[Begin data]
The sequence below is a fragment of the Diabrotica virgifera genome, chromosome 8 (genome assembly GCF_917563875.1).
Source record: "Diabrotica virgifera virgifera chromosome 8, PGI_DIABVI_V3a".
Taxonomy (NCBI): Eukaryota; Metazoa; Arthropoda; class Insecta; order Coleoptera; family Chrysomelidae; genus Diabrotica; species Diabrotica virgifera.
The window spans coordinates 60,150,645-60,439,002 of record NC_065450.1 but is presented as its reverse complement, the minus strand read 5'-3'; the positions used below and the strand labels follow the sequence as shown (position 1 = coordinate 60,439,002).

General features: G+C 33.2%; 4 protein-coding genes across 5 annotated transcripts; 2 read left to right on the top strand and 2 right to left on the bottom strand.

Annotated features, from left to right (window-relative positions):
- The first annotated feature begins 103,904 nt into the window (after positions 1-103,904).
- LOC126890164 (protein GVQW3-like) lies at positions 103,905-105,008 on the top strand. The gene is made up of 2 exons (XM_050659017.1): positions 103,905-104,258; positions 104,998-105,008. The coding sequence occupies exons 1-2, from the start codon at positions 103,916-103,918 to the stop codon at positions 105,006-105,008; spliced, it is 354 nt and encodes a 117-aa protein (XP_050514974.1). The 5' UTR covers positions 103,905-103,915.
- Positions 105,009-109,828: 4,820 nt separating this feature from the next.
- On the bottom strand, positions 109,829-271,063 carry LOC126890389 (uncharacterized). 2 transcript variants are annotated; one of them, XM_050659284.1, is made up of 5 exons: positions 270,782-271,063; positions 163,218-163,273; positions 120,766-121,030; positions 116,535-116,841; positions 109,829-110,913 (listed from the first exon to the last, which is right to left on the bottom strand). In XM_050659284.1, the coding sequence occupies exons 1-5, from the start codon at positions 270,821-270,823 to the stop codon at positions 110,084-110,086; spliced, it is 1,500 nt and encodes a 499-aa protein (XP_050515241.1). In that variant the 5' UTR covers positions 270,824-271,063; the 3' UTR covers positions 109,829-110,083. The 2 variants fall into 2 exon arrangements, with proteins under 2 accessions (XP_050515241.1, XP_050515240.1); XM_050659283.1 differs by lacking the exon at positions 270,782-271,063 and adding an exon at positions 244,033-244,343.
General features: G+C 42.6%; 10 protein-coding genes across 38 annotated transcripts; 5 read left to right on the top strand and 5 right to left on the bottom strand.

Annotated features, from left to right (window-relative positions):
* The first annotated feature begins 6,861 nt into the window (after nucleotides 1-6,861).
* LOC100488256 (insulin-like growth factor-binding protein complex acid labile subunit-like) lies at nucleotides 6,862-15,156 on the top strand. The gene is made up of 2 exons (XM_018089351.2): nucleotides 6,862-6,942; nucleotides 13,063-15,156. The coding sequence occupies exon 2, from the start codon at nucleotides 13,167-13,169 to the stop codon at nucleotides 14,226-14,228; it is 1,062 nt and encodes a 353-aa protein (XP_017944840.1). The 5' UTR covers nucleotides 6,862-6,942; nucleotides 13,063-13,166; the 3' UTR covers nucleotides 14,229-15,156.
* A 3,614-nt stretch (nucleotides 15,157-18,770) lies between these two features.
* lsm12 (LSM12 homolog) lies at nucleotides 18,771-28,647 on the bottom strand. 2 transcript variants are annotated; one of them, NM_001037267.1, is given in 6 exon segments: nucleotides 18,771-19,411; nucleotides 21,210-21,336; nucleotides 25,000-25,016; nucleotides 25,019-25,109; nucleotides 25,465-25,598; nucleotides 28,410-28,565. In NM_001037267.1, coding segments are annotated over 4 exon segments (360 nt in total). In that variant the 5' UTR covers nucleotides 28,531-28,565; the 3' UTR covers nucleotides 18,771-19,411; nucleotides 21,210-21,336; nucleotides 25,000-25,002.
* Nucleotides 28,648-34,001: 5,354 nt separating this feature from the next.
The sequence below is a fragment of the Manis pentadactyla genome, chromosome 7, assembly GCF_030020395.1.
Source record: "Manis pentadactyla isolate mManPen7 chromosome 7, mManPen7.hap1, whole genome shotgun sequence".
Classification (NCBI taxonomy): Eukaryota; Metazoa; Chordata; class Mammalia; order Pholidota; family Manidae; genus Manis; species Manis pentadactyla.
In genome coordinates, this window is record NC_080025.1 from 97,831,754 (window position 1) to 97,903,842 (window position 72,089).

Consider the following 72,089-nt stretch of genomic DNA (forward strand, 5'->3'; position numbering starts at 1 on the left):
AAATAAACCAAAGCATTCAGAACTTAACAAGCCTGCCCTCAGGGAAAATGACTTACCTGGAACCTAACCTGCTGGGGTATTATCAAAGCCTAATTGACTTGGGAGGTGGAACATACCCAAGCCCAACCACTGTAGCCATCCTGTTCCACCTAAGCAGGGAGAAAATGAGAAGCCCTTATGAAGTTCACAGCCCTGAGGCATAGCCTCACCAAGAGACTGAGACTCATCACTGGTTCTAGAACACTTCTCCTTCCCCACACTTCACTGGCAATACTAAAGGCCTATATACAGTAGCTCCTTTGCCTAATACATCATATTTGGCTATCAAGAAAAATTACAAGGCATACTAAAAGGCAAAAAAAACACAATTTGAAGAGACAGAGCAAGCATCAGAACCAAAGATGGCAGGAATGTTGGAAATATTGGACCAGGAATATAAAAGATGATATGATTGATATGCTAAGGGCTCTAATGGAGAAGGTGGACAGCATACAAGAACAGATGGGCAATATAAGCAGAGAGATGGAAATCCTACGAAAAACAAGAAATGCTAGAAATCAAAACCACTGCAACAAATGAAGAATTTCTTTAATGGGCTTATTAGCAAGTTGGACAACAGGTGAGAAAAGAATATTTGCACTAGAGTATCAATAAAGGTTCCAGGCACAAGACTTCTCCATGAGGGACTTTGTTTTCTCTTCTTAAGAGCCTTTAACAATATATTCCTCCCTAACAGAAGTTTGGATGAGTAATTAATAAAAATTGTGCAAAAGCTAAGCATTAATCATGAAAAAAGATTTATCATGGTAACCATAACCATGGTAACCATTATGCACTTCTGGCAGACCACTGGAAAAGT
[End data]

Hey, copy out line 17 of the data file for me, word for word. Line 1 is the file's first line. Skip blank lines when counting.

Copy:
* Nucleotides 28,648-34,001: 5,354 nt separating this feature from the next.